Many natural targets that are vital for a bird, such as a soaring falcon or a flying prey animal, are not stationary but rather dynamic. Moving visual objects are not necessarily perceived in the same way as stationary objects. The movement of an object relative to the background can break camouflage (Hall et al., 2013) or catch the viewer's attention (Richard and Shawn, 2003; Rushton et al., 2007), thereby making the object more salient and potentially lower the detection threshold. In humans, visual acuity is mostly impaired as a function of movement (Brown, 1972; Lewis et al., 2011), but under some circumstances it can also be improved. For example, peripheral visual acuity is slightly improved by slow target motion (Brown, 1972).

To our knowledge, the effect of motion on acuity and contrast sensitivity of birds has only been investigated with gratings. The contrast sensitivity of budgerigars is higher for horizontally drifting than for stationary achromatic gratings (Haller et al., 2014). For high spatial frequency (6.5 cycles deg−1) gratings, a velocity of 1.4 deg s−1 almost doubles contrast sensitivity for budgerigars. While Tyrrell et al. (2014) found that starlings (Sturnus vulgaris) were not very likely to visually fixate a stationary or a moving black dot, the effect of movement on the detection threshold of single targets has not previously been investigated.

During our previous experiment (Chaib et al., 2019) it was surprisingly difficult to train budgerigars to the task of detecting stationary single targets. If the unexpectedly low visual acuity for stationary targets was influenced by the lack of motivation from the birds, this could potentially be overcome by movement of the target (Pratt et al., 2010; Richard and Shawn, 2003). As a result of this assumption, our expectation was that budgerigars could detect smaller moving targets than stationary targets.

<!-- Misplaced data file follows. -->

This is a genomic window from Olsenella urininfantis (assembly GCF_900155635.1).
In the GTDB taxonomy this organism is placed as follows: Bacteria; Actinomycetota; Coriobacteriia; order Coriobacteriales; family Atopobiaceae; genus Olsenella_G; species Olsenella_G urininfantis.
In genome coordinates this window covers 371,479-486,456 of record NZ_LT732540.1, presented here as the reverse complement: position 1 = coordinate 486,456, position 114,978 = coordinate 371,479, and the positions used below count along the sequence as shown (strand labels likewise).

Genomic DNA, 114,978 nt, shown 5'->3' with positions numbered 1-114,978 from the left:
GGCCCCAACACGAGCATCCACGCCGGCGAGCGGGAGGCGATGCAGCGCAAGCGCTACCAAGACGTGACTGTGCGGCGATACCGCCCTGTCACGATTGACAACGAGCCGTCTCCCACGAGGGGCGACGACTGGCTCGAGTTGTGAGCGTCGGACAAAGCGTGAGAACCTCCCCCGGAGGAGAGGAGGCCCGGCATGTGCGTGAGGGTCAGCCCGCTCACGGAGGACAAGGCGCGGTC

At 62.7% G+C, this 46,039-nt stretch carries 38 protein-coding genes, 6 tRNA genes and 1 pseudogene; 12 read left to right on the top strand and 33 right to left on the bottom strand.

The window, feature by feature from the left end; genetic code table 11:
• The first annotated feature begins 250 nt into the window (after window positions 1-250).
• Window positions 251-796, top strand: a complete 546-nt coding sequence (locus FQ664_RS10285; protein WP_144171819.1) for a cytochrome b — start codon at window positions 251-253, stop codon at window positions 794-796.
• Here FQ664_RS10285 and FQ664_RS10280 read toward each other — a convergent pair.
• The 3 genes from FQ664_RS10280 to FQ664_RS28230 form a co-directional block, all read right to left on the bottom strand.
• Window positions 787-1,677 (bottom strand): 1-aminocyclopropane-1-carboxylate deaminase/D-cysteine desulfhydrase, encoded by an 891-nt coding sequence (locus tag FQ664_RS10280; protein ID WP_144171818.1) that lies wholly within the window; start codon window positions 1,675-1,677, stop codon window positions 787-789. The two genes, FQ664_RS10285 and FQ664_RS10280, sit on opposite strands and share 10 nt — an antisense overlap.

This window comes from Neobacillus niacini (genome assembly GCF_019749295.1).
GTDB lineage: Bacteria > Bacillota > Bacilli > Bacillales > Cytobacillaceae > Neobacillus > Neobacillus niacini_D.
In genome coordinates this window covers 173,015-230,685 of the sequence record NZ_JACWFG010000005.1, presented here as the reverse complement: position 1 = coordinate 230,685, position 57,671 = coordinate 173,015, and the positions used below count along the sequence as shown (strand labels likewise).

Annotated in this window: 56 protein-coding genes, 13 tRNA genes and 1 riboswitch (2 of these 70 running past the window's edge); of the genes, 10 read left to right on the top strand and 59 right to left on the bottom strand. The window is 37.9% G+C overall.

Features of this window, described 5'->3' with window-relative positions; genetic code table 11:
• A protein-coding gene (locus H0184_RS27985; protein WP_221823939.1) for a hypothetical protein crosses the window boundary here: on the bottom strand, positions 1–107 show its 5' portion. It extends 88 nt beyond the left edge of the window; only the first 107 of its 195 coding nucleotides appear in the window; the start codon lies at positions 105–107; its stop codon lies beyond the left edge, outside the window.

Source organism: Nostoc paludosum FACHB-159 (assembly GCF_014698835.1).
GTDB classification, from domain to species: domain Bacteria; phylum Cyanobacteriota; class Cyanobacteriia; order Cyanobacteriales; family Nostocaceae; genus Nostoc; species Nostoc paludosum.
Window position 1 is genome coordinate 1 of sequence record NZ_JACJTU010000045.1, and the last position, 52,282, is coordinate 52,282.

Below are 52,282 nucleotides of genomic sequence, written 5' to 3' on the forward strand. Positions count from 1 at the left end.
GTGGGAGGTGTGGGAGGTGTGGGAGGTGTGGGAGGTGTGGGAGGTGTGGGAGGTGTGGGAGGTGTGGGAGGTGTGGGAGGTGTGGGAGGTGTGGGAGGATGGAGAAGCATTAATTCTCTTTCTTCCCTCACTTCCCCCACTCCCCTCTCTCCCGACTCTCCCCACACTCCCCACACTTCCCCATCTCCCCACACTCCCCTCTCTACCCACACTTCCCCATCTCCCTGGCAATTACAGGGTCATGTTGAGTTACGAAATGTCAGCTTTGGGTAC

RESULTS AND DISCUSSION

Five of seven budgerigars learned to associate the presence of the target with a reward. They were able to detect a moving black target with a diameter subtending 0.107±0.007 deg (mean±sd) of their visual field (Fig. 1), corresponding to a black-and-white grating with a spatial frequency of 4.68±0.32 cycles deg−1 (in which a black and a white stripe subtend 0.214 deg). The bird with the highest acuity could detect a target subtending 0.091 deg of the visual field (5.48 cycles deg−1), while the bird with the lowest acuity could detect a target subtending 0.124 deg (4.04 cycles deg−1). Just as for stationary targets, the detection threshold for single black targets was lower than expected on the basis of grating acuity (7.7 to 10 cycles deg−1; Chaib et al., 2019; Haller et al., 2014; Lind and Kelber, 2011).

Fig. 1.

Detection thresholds for moving, as well as stationary, single targets. Empty circles represent the thresholds for individual birds and filled circles represent means for all birds in the experiment. Error bars represent s.d.

Fig. 1.

Detection thresholds for moving, as well as stationary, single targets. Empty circles represent the thresholds for individual birds and filled circles represent means for all birds in the experiment. Error bars represent s.d.

We knew from our earlier study that budgerigars have a detection threshold of 0.098±0.008 deg, corresponding to 5.1±0.45 cycles deg−1, for a stationary target of the same shape and contrast to the background as the moving target (Chaib et al., 2019). Three birds participated in both experiments. To find out whether these two detection thresholds differ significantly, we fitted a linear mixed-effects model with random intercepts to the combined data with experiment type (moving target versus stationary target) as a fixed effect and individual birds as a random effect. We compared this model to a reduced model excluding the experiment type (fixed effect) and did not find a significant effect of experiment type on the detection threshold (χ2=0.74, d.f.=1, P=0.39, AIC full model: −114.9, AIC reduced model: −116.2). This indicates that, contrary to our expectation, the detection threshold for moving targets is not significantly different from the detection threshold for stationary targets.